Economists said the inflation drop was due to a stronger currency and base effects from rapid increases in commodity prices in the same period in 2008.They logically expect the central bank to deliver its sixth consecutive interest rate cut at its next policy meeting on July 9 to lift economic growth, and probably mark the end of its current rate easing cycle that began in December.

The BSP policy was to bolster the banking system, instituting measures to provide liquidity where needed to support the functioning of the credit markets. Banks were exhorted to continue lending freely and boldly – to show the public that there’s money in our system. It does seem true that the impact of the global financial crisis on the Philippine banking system was muted due to its relatively minimal exposure to the affected financial institutions abroad – a statement that may not have been taken as a compliment a year and a half ago!

What about the real economy?

If the news in the banking system is not all that bad, how bad is it in the real economy? Are monetary policy responses to restore confidence in credit markets ever enough to mitigate the effects of the crisis on the economy? The sum of the value of goods produced and services rendered within an economy in a given period is generally considered the most common measure of an economy and it is called the GDP or Gross Domestic Product. Economists cite the drop in our GDP growth from 7.2 percent to 4.6 percent in 2008.

Moody’s Economy.com, the research unit of credit-rating firm Moody’s Investors Service, said the Philippine economy most likely shrank 1.2 percent in the first three months of the year from the last quarter of 2008. They see the full-year growth at only 2.9 percent – slower than the government’s official economic growth target of between 3.1 and 4.1 percent. The National Economic and Development Authority (NEDA) said earlier the economy needed to grow by at least 7 percent over several years in order to reduce poverty incidence.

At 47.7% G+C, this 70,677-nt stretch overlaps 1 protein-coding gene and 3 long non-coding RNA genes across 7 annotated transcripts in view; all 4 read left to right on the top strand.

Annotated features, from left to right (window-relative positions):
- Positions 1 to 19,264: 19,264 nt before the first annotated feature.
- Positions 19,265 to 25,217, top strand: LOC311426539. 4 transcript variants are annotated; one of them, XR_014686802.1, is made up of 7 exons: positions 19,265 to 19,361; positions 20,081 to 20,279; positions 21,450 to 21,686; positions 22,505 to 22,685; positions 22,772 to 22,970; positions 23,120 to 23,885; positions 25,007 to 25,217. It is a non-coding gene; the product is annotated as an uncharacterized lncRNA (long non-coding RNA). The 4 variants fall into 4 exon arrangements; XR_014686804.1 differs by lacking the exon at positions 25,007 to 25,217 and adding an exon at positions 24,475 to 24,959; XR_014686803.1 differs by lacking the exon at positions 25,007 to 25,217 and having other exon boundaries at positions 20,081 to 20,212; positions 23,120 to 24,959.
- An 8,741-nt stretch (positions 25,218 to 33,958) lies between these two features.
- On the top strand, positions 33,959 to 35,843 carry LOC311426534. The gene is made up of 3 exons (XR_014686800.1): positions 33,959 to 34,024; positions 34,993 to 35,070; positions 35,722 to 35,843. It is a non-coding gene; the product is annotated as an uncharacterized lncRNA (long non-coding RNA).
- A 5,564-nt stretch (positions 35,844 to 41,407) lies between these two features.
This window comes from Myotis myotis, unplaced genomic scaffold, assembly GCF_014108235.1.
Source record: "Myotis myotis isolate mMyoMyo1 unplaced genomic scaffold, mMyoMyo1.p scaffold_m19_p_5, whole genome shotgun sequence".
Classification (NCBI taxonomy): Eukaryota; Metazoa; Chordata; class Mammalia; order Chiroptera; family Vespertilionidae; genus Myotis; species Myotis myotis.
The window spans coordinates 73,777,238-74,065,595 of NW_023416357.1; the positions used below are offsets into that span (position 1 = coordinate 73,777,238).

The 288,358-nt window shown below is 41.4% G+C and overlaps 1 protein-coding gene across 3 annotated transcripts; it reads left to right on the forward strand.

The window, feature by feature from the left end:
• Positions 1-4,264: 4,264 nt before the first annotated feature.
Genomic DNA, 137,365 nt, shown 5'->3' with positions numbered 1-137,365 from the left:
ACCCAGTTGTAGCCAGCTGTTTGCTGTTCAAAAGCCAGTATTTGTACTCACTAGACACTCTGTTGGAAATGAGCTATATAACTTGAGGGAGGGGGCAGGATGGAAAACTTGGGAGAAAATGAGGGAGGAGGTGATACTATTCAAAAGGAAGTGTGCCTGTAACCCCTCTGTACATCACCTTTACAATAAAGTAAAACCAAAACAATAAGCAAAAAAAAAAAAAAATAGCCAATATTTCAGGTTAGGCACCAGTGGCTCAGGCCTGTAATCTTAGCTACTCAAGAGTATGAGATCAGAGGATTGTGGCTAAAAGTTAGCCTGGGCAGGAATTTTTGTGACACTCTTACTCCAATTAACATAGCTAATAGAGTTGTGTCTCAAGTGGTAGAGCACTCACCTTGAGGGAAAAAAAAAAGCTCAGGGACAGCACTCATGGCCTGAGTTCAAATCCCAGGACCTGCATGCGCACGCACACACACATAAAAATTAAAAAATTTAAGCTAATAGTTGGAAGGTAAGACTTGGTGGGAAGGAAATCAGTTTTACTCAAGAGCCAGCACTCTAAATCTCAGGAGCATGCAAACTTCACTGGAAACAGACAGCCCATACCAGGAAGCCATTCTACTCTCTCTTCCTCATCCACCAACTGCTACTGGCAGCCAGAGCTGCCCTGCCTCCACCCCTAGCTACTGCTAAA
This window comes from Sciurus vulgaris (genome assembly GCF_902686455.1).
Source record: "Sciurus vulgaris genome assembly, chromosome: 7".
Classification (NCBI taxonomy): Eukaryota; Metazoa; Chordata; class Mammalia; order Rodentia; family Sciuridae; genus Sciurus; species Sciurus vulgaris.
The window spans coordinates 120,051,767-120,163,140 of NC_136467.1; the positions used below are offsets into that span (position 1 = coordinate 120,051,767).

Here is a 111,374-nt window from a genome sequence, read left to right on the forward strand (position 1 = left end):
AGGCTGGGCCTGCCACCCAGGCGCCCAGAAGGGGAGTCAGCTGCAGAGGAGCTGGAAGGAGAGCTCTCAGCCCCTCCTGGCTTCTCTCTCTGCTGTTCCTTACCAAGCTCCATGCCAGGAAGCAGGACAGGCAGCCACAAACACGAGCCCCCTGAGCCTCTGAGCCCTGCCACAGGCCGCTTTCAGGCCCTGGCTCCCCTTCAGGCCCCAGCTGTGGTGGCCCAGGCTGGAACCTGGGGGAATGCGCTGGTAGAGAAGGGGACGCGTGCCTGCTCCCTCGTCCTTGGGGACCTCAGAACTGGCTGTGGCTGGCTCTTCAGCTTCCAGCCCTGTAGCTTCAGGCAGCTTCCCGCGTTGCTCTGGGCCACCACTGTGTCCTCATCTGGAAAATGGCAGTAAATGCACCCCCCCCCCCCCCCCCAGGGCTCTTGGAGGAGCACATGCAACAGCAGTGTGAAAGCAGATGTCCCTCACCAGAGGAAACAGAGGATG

Weak external conditions such as the steep decline in exports outweighed whatever positive factors the domestic economy had during the first three months. In the first quarter, exports plunged 36.8 percent to $7.92 billion year-on-year. This was due largely to the decline in exports of electronics, the country’s major dollar earner accounting for about half of total export revenues.

Coconut oil exports slid 72.6 percent in April from a year earlier, marking its 10th consecutive month of decline. The Philippines expects exports of coconut oil, which is used in food, cosmetics and biodiesel, to dip to 835,000 tons this year from 847,626 tons in 2008, on soft global demand as well as its increasing use as feedstock by local biodiesel producers. Actual shipments slumped to 31,638 tons last April from 115,632 tons in April 2008.

Besides the drop in exports, the move of some producers to cut output signaled a contraction of the economy on a quarterly basis. Fearful that weak demand will persist, producers rapidly cut back on staffing and investment. If inventory levels have not fallen sharply, further production and investment cutbacks may be forthcoming. The National Statistics Office reported recently that factory output, measured in terms of volume of production, fell at an annual rate of 12.7 percent in March and 20.1 percent in February.

What about our debt burden?

It is almost settled doctrine that the current crisis demands unabashed government spending. But the Philippine government may not have enough flexibility to shore up spending to a level necessary to achieve its economic-growth target for the year, set at between 3.1 and 4.1 percent. Fitch Ratings, the credit ratings agency, has already said the government debt, at nearly P4 trillion, was still high and a drastic increase in public spending could lead to a worrisome fiscal condition.

The latest is that the economy plunged to a decade-low growth of 0.4 percent in the first quarter despite the expansion in bank lending, and notwithstanding the fact that remittance flows have held up reasonably well so far. A steady rise in bank lending should sustain, if not accelerate, the growth of the economy. Through all that, it seems it is the high debt burden, along with possible inflationary pressures, that’s weighing down the fiscal and monetary policies of the government and affecting the country’s growth.